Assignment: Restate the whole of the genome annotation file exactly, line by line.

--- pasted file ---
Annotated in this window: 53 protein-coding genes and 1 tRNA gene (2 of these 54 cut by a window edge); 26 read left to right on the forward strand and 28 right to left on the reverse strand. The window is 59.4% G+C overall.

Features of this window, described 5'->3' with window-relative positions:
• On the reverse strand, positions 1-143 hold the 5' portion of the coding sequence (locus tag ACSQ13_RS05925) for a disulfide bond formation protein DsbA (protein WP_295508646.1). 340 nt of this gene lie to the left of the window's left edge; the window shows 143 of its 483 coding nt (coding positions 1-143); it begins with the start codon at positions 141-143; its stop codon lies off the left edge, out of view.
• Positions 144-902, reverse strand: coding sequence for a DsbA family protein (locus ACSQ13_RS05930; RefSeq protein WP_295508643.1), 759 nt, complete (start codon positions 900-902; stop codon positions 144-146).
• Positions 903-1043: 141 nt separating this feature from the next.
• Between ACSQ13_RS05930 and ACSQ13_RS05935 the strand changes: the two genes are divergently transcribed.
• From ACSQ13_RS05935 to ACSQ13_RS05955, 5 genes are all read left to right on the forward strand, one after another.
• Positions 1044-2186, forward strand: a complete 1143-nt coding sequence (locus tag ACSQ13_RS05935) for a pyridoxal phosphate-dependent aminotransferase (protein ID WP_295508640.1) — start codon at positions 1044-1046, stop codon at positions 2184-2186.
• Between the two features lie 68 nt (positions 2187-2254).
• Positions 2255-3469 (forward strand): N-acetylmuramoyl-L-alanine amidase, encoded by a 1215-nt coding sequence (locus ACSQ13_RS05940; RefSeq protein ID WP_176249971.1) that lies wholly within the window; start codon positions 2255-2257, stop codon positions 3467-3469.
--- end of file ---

Annotated in this window: 53 protein-coding genes and 1 tRNA gene (2 of these 54 cut by a window edge); 26 read left to right on the forward strand and 28 right to left on the reverse strand. The window is 59.4% G+C overall.

Features of this window, described 5'->3' with window-relative positions:
• On the reverse strand, positions 1-143 hold the 5' portion of the coding sequence (locus tag ACSQ13_RS05925) for a disulfide bond formation protein DsbA (protein WP_295508646.1). 340 nt of this gene lie to the left of the window's left edge; the window shows 143 of its 483 coding nt (coding positions 1-143); it begins with the start codon at positions 141-143; its stop codon lies off the left edge, out of view.
• Positions 144-902, reverse strand: coding sequence for a DsbA family protein (locus ACSQ13_RS05930; RefSeq protein WP_295508643.1), 759 nt, complete (start codon positions 900-902; stop codon positions 144-146).
• Positions 903-1043: 141 nt separating this feature from the next.
• Between ACSQ13_RS05930 and ACSQ13_RS05935 the strand changes: the two genes are divergently transcribed.
• From ACSQ13_RS05935 to ACSQ13_RS05955, 5 genes are all read left to right on the forward strand, one after another.
• Positions 1044-2186, forward strand: a complete 1143-nt coding sequence (locus tag ACSQ13_RS05935) for a pyridoxal phosphate-dependent aminotransferase (protein ID WP_295508640.1) — start codon at positions 1044-1046, stop codon at positions 2184-2186.
• Between the two features lie 68 nt (positions 2187-2254).
• Positions 2255-3469 (forward strand): N-acetylmuramoyl-L-alanine amidase, encoded by a 1215-nt coding sequence (locus ACSQ13_RS05940; RefSeq protein ID WP_176249971.1) that lies wholly within the window; start codon positions 2255-2257, stop codon positions 3467-3469.